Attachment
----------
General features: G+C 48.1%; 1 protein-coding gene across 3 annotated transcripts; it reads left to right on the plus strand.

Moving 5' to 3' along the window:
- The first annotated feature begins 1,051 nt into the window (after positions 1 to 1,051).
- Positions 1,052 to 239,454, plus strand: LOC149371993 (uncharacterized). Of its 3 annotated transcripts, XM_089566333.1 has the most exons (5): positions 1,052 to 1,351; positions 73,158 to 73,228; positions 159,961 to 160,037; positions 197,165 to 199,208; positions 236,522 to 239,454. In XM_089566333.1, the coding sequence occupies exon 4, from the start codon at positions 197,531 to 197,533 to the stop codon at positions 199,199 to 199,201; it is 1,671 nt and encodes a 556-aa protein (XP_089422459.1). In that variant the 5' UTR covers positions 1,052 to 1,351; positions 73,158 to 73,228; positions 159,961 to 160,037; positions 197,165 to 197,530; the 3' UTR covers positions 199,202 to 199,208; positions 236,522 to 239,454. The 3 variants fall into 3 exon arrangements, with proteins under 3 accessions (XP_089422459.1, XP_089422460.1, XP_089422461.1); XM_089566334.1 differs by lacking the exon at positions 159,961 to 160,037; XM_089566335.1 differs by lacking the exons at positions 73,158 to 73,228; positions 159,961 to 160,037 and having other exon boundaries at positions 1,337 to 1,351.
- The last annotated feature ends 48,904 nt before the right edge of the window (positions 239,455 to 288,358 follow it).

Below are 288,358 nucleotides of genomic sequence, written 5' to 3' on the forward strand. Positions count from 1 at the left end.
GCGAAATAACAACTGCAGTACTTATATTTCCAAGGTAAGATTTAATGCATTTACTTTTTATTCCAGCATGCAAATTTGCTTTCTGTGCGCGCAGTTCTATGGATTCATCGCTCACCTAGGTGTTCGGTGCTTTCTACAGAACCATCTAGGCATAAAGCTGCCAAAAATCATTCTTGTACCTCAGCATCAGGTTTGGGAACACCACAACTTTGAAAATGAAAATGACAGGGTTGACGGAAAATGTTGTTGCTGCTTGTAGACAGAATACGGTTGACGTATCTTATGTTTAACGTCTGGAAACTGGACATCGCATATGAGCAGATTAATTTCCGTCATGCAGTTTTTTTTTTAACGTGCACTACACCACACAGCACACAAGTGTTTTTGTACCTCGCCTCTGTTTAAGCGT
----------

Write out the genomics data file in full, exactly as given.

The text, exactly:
General features: G+C 48.1%; 1 protein-coding gene across 3 annotated transcripts; it reads left to right on the plus strand.

Moving 5' to 3' along the window:
- The first annotated feature begins 1,051 nt into the window (after positions 1 to 1,051).
- Positions 1,052 to 239,454, plus strand: LOC149371993 (uncharacterized). Of its 3 annotated transcripts, XM_089566333.1 has the most exons (5): positions 1,052 to 1,351; positions 73,158 to 73,228; positions 159,961 to 160,037; positions 197,165 to 199,208; positions 236,522 to 239,454. In XM_089566333.1, the coding sequence occupies exon 4, from the start codon at positions 197,531 to 197,533 to the stop codon at positions 199,199 to 199,201; it is 1,671 nt and encodes a 556-aa protein (XP_089422459.1). In that variant the 5' UTR covers positions 1,052 to 1,351; positions 73,158 to 73,228; positions 159,961 to 160,037; positions 197,165 to 197,530; the 3' UTR covers positions 199,202 to 199,208; positions 236,522 to 239,454. The 3 variants fall into 3 exon arrangements, with proteins under 3 accessions (XP_089422459.1, XP_089422460.1, XP_089422461.1); XM_089566334.1 differs by lacking the exon at positions 159,961 to 160,037; XM_089566335.1 differs by lacking the exons at positions 73,158 to 73,228; positions 159,961 to 160,037 and having other exon boundaries at positions 1,337 to 1,351.
- The last annotated feature ends 48,904 nt before the right edge of the window (positions 239,455 to 288,358 follow it).

Below are 288,358 nucleotides of genomic sequence, written 5' to 3' on the forward strand. Positions count from 1 at the left end.
GCGAAATAACAACTGCAGTACTTATATTTCCAAGGTAAGATTTAATGCATTTACTTTTTATTCCAGCATGCAAATTTGCTTTCTGTGCGCGCAGTTCTATGGATTCATCGCTCACCTAGGTGTTCGGTGCTTTCTACAGAACCATCTAGGCATAAAGCTGCCAAAAATCATTCTTGTACCTCAGCATCAGGTTTGGGAACACCACAACTTTGAAAATGAAAATGACAGGGTTGACGGAAAATGTTGTTGCTGCTTGTAGACAGAATACGGTTGACGTATCTTATGTTTAACGTCTGGAAACTGGACATCGCATATGAGCAGATTAATTTCCGTCATGCAGTTTTTTTTTTAACGTGCACTACACCACACAGCACACAAGTGTTTTTGTACCTCGCCTCTGTTTAAGCGT